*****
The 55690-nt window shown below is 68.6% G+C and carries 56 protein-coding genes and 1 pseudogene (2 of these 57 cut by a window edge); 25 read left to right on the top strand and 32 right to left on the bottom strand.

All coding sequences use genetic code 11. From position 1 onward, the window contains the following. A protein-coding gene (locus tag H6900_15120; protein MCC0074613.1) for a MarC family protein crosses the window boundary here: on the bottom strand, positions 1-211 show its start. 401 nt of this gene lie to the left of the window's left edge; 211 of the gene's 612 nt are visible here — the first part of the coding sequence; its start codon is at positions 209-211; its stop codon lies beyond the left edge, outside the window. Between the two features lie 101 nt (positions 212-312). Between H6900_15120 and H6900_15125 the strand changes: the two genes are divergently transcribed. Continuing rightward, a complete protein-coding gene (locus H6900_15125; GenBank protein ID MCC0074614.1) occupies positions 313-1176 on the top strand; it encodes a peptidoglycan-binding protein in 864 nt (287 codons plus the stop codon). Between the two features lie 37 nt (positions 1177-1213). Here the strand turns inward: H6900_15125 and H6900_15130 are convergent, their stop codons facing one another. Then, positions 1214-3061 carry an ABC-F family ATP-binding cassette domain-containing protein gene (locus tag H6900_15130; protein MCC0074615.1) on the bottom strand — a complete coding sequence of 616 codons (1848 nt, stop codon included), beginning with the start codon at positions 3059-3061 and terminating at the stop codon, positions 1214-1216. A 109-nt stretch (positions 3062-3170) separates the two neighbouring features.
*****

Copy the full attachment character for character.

The 55690-nt window shown below is 68.6% G+C and carries 56 protein-coding genes and 1 pseudogene (2 of these 57 cut by a window edge); 25 read left to right on the top strand and 32 right to left on the bottom strand.

All coding sequences use genetic code 11. From position 1 onward, the window contains the following. A protein-coding gene (locus tag H6900_15120; protein MCC0074613.1) for a MarC family protein crosses the window boundary here: on the bottom strand, positions 1-211 show its start. 401 nt of this gene lie to the left of the window's left edge; 211 of the gene's 612 nt are visible here — the first part of the coding sequence; its start codon is at positions 209-211; its stop codon lies beyond the left edge, outside the window. Between the two features lie 101 nt (positions 212-312). Between H6900_15120 and H6900_15125 the strand changes: the two genes are divergently transcribed. Continuing rightward, a complete protein-coding gene (locus H6900_15125; GenBank protein ID MCC0074614.1) occupies positions 313-1176 on the top strand; it encodes a peptidoglycan-binding protein in 864 nt (287 codons plus the stop codon). Between the two features lie 37 nt (positions 1177-1213). Here the strand turns inward: H6900_15125 and H6900_15130 are convergent, their stop codons facing one another. Then, positions 1214-3061 carry an ABC-F family ATP-binding cassette domain-containing protein gene (locus tag H6900_15130; protein MCC0074615.1) on the bottom strand — a complete coding sequence of 616 codons (1848 nt, stop codon included), beginning with the start codon at positions 3059-3061 and terminating at the stop codon, positions 1214-1216. A 109-nt stretch (positions 3062-3170) separates the two neighbouring features.